Less than a year ago, the race for Florida’s 3rd Congressional District was expected to be a sleepy affair.
When U.S. Rep. Ted Yoho was running for his first term against Cliff Stearns, he promised he would serve eight years and bow out of office to avoid becoming a “career politician” — a not-so-subtle dig at Stearns, who had represented the district for nearly a quarter century.
But promises are made on the campaign trail oftentimes aren’t kept. Nine months ago, it appeared that was the case.
Yoho would back off the promise and run for a fifth term. He filed a statement of candidacy for the 2020 election and had been raising money for his campaign. Yet, when confronted, he told a Florida Politics reporter to “bank” on him leaving office.
It wasn’t until December 2019 that Yoho made his exit official.
Once he did, a flood of Republican hopefuls set their sights on the sprawling North Central Florida district.
Judson Sapp and Amy Pope Wells filed long before Yoho ended his campaign.
Then came Kat Cammack, a Gainesville-area Republican who had worked as Yoho’s campaign manager and deputy chief of staff.
By the end of January, the list had hit double digits with the entry of conservative author and speaker Ryan Chamberlin, former Gainesville City Commissioner Todd Chase, Bill Engelbrecht, former Gus Bilirakis staffer Joe Dallas Millado, Clay County Commissioner Gavin Rollins, physician James St. George, and David Theus.
Several others tested the waters, including former Gainesville Mayor Ed Braddy and current Ocala Mayor Kent Guinn, who backed out after producing a flashy video announcing his run.
With a dizzyingly high number of candidates making the ballot — the CD 3 Republican primary is the largest such contest in the state — the pecking order was a mystery until first-quarter finance reports dropped.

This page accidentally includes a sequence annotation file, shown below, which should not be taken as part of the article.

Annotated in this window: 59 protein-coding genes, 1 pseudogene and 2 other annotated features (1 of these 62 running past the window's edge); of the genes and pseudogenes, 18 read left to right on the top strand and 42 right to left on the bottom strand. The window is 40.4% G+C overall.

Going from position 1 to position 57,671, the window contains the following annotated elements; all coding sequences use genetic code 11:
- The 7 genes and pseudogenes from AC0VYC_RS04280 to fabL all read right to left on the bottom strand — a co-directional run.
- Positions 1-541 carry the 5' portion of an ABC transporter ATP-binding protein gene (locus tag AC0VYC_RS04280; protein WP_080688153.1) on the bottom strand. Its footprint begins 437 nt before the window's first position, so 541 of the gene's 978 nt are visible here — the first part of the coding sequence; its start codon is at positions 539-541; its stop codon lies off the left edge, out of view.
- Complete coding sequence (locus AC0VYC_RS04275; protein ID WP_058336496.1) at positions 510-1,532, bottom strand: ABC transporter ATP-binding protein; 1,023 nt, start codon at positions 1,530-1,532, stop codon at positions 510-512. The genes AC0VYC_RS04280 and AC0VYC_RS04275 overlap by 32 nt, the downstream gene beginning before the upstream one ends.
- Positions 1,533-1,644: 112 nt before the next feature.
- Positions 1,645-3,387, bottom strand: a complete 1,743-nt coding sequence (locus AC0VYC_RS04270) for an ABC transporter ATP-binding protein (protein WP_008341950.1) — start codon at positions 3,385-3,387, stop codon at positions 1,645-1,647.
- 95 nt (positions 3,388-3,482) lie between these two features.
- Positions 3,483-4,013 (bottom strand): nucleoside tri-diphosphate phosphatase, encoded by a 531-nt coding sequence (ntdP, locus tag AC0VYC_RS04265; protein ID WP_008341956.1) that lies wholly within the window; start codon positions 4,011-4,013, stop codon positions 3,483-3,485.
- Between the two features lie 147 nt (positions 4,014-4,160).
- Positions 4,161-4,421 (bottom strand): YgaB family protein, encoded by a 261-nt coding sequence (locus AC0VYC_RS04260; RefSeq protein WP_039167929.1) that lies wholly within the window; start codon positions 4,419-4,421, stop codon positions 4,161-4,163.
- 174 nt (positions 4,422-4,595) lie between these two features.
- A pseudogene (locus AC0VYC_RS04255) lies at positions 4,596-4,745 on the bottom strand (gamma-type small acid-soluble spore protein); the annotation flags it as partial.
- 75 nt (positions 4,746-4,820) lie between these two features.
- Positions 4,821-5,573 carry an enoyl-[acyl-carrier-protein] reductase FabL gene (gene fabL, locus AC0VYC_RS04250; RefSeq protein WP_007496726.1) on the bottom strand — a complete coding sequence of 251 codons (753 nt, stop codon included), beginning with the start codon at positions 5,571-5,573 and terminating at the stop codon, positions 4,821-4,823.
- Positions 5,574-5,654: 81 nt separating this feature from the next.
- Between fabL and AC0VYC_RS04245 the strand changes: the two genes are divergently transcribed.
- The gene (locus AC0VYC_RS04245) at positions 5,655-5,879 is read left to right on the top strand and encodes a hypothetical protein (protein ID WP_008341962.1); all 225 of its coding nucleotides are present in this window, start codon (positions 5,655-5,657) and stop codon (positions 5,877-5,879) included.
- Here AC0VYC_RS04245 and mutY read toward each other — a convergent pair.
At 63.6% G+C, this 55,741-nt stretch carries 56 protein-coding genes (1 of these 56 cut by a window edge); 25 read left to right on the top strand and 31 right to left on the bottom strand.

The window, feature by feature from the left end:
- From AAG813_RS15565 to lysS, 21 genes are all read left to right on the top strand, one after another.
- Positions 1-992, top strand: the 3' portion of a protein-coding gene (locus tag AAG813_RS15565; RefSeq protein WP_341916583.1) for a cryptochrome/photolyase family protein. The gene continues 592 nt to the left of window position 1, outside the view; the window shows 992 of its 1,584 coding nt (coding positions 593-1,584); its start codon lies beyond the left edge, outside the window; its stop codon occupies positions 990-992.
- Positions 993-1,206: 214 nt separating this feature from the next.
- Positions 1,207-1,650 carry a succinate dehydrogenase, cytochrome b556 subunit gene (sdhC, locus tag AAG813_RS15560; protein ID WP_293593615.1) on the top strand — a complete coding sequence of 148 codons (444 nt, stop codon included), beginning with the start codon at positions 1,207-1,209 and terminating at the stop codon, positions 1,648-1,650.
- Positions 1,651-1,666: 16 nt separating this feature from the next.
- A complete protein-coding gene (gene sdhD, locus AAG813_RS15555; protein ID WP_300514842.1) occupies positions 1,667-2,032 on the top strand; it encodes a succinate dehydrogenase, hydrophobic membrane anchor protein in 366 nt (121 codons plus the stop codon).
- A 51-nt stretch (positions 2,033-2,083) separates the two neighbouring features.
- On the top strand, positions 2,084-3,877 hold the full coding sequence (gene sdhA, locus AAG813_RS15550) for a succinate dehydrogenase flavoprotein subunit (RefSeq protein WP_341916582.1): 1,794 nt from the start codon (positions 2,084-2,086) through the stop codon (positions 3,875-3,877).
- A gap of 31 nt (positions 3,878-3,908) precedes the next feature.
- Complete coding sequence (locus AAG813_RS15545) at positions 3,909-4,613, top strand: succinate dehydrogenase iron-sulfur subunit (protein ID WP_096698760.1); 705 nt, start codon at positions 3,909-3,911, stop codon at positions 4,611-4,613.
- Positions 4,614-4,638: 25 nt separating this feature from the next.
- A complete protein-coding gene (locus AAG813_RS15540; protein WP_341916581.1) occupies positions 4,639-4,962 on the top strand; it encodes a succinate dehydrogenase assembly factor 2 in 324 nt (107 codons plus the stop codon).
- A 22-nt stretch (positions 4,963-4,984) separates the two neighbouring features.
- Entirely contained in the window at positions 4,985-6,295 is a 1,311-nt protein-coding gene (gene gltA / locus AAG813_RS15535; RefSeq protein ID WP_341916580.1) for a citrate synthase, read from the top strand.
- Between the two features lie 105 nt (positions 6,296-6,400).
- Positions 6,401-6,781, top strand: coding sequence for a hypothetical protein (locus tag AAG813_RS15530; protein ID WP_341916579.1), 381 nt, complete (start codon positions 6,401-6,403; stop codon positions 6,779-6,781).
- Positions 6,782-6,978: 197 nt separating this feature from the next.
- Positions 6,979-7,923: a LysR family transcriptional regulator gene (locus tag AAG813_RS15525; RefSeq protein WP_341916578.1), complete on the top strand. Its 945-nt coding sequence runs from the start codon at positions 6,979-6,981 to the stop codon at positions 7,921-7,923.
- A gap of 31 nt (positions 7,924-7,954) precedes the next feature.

At the end of March, Sapp and St. George were far ahead of the field, though both men had leaned heavily on their personal wealth to get there.
Cammack was in third place both overall and in cash on hand, though she was virtually tied for first in true fundraising — to date, she has only floated her campaign $20,000, while Sapp and St. George have poured in enough money to buy a couple of McMansions.
There was a cluster of candidates behind her who had raised enough money to be taken seriously — Chamberlin, Chase and Rollins each broke the $100,000 mark in their debut report. By the end of the second quarter, however, they had mostly lost steam while the top three candidates piled on to their leads.
The trend held true in endorsements as well, at least for Sapp and Cammack.
Cammack, meanwhile, inundated those on her press release list with emails touting endorsements running the gamut from small-town mayors on up to U.S. Sen. Rand Paul. Most times, they were issued in bulk — coalitions included first responders, Second Amendment stalwarts and anti-abortion groups.
St. George struck first on the airwaves, but his introductory ad may have come too late to build up the name recognition required to win the seat. Sapp had the benefit of appearing on the ballot in CD 3 two years ago, while Cammack has spent the past decade living in the heart of the district, leaving St. George to play catch up. It doesn’t help that he lives outside CD 3.
About a week after St. George dropped his first ad, Cammack showed up with hers. The spot cast her primary opponents as “chicken” and was somewhat reminiscent of Yoho’s 2012 “pigs at the trough” ad — a political ad that’s still talked about eight years later outside of the district as much as in it.
Polling indicates the style fits Cammack as well as it did her former boss. The few primary polls released have shown her on a steady incline. Early polls showed her in a solid second place to Sapp, then in a statistical tie, and most recently with a 10-point lead over him.
It’s possible Election Day could throw a curveball — one in five voters said they were undecided in the same poll that found Cammack pulling 25% of the vote. Whether Cammack proves the polling accurate or not, Yoho’s successor will emerge from the Republican primary.
CD 3 covers Alachua, Bradford, Clay, Putnam and Union counties as well as part of Marion. It is a safe Republican seat.